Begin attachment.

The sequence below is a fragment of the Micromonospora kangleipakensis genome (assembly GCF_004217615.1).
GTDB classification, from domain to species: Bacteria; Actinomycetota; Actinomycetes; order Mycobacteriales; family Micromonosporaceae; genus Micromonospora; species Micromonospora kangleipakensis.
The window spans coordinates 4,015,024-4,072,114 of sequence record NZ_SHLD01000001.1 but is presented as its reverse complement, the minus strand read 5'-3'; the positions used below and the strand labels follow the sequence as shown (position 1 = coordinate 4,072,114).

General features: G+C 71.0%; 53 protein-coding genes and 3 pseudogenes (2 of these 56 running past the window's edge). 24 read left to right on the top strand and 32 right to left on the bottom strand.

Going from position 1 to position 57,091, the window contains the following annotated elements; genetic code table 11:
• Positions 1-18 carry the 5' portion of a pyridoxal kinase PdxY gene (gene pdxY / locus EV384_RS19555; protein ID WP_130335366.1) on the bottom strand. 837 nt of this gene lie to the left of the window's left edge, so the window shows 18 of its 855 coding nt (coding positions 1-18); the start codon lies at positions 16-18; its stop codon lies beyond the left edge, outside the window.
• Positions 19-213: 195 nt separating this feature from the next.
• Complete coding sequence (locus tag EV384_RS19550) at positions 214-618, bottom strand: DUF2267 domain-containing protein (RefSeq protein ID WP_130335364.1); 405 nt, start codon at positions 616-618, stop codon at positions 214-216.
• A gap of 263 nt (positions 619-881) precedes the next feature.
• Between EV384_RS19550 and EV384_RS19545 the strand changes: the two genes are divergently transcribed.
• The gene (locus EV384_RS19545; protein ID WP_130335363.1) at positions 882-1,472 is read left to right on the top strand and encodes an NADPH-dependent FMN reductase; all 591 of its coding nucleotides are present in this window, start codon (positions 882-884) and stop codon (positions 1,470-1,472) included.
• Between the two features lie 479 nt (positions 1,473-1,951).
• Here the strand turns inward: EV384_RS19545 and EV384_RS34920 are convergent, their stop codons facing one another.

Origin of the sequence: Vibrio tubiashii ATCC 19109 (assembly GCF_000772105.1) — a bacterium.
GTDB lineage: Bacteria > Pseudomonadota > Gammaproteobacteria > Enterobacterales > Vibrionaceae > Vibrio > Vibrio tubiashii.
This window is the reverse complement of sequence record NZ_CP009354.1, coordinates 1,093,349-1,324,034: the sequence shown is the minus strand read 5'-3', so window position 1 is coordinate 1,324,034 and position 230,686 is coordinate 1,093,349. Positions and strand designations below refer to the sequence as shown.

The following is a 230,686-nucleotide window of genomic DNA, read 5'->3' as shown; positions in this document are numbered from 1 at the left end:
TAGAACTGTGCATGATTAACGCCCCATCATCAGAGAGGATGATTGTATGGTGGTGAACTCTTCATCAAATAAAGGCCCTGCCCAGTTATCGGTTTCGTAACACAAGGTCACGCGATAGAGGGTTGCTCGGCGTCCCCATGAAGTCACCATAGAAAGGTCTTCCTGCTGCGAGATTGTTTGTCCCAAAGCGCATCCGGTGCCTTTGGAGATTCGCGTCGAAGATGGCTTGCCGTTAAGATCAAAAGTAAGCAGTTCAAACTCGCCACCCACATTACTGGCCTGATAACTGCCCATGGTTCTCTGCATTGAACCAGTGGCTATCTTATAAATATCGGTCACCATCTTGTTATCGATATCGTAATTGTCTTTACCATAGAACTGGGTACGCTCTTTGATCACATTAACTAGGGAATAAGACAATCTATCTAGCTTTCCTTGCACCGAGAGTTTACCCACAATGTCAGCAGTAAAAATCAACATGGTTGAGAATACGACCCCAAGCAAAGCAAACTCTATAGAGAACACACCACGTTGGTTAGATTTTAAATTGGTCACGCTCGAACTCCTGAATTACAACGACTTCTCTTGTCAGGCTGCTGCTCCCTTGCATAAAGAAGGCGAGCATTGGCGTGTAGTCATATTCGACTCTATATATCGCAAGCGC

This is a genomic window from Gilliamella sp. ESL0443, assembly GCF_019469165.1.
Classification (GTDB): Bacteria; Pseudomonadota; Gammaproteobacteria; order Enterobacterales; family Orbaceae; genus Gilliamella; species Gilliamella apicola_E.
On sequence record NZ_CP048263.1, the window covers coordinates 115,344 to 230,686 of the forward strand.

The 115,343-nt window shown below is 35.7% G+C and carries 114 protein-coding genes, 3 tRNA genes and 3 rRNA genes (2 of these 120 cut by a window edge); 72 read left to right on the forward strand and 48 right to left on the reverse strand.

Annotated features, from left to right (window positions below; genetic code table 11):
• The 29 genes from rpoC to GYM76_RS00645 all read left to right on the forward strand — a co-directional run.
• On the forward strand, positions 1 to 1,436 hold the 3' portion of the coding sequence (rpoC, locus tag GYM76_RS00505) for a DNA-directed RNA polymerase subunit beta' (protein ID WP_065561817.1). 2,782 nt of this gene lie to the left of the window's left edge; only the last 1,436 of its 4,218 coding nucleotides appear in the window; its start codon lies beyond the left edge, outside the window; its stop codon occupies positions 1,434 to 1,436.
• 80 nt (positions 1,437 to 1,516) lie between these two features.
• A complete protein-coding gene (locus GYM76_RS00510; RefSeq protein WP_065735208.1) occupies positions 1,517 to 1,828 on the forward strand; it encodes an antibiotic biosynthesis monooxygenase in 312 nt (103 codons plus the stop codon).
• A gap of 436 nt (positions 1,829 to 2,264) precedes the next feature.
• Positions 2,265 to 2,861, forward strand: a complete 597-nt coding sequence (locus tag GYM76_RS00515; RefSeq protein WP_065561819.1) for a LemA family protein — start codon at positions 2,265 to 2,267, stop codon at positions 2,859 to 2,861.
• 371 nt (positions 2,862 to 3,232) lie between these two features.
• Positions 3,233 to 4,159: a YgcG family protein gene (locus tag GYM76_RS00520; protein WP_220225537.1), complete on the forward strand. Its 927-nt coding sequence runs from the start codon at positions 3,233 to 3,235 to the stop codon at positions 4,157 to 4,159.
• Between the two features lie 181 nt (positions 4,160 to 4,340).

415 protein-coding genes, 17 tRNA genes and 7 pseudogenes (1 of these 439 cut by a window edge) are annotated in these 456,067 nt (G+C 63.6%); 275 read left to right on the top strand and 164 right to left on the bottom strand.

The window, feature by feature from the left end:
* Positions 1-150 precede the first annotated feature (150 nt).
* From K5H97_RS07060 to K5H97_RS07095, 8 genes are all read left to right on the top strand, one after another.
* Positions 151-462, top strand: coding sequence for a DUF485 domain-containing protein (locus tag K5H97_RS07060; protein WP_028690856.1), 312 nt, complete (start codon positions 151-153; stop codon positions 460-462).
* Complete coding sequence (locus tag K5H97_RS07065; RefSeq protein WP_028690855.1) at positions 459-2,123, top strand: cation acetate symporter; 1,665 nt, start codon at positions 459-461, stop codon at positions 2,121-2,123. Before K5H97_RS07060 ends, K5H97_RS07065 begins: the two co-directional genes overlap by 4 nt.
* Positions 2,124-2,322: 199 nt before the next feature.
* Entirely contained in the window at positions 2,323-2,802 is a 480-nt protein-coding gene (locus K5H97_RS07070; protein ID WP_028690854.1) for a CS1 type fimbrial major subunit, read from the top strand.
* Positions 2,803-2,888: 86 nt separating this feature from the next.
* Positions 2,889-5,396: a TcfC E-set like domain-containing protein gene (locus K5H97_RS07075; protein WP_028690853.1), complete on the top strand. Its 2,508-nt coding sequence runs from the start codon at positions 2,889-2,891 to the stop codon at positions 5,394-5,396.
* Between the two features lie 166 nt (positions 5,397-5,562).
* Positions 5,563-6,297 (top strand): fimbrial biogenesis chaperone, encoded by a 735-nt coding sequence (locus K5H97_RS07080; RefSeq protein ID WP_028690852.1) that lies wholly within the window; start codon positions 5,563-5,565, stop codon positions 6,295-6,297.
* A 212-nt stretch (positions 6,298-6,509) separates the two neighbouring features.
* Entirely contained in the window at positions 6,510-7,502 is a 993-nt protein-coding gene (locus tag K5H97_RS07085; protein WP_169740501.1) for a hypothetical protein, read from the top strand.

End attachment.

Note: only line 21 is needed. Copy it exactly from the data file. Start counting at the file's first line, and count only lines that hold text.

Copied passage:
On sequence record NZ_CP048263.1, the window covers coordinates 115,344 to 230,686 of the forward strand.